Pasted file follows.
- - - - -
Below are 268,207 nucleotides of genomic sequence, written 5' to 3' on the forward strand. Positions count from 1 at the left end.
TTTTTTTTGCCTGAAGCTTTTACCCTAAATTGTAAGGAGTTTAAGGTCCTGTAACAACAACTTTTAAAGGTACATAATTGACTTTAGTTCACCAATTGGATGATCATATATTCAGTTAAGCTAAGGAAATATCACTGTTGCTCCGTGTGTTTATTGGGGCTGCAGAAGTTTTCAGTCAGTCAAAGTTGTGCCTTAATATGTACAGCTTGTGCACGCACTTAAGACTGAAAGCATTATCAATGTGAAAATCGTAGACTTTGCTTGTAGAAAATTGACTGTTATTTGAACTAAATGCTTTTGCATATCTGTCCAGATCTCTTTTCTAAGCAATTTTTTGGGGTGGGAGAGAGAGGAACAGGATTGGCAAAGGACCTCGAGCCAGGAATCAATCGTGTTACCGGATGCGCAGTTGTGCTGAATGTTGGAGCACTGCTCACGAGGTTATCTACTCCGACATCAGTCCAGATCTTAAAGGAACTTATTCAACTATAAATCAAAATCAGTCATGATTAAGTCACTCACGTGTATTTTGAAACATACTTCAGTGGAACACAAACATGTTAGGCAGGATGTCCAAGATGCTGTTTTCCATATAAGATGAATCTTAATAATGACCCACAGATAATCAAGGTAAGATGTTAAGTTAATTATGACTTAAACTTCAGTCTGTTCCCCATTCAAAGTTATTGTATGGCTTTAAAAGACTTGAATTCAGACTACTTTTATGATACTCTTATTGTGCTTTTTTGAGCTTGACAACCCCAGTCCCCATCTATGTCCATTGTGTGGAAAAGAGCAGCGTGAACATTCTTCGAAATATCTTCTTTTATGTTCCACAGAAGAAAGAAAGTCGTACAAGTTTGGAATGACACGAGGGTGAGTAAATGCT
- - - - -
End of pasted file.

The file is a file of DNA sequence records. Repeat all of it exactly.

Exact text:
Below are 268,207 nucleotides of genomic sequence, written 5' to 3' on the forward strand. Positions count from 1 at the left end.
TTTTTTTTGCCTGAAGCTTTTACCCTAAATTGTAAGGAGTTTAAGGTCCTGTAACAACAACTTTTAAAGGTACATAATTGACTTTAGTTCACCAATTGGATGATCATATATTCAGTTAAGCTAAGGAAATATCACTGTTGCTCCGTGTGTTTATTGGGGCTGCAGAAGTTTTCAGTCAGTCAAAGTTGTGCCTTAATATGTACAGCTTGTGCACGCACTTAAGACTGAAAGCATTATCAATGTGAAAATCGTAGACTTTGCTTGTAGAAAATTGACTGTTATTTGAACTAAATGCTTTTGCATATCTGTCCAGATCTCTTTTCTAAGCAATTTTTTGGGGTGGGAGAGAGAGGAACAGGATTGGCAAAGGACCTCGAGCCAGGAATCAATCGTGTTACCGGATGCGCAGTTGTGCTGAATGTTGGAGCACTGCTCACGAGGTTATCTACTCCGACATCAGTCCAGATCTTAAAGGAACTTATTCAACTATAAATCAAAATCAGTCATGATTAAGTCACTCACGTGTATTTTGAAACATACTTCAGTGGAACACAAACATGTTAGGCAGGATGTCCAAGATGCTGTTTTCCATATAAGATGAATCTTAATAATGACCCACAGATAATCAAGGTAAGATGTTAAGTTAATTATGACTTAAACTTCAGTCTGTTCCCCATTCAAAGTTATTGTATGGCTTTAAAAGACTTGAATTCAGACTACTTTTATGATACTCTTATTGTGCTTTTTTGAGCTTGACAACCCCAGTCCCCATCTATGTCCATTGTGTGGAAAAGAGCAGCGTGAACATTCTTCGAAATATCTTCTTTTATGTTCCACAGAAGAAAGAAAGTCGTACAAGTTTGGAATGACACGAGGGTGAGTAAATGCT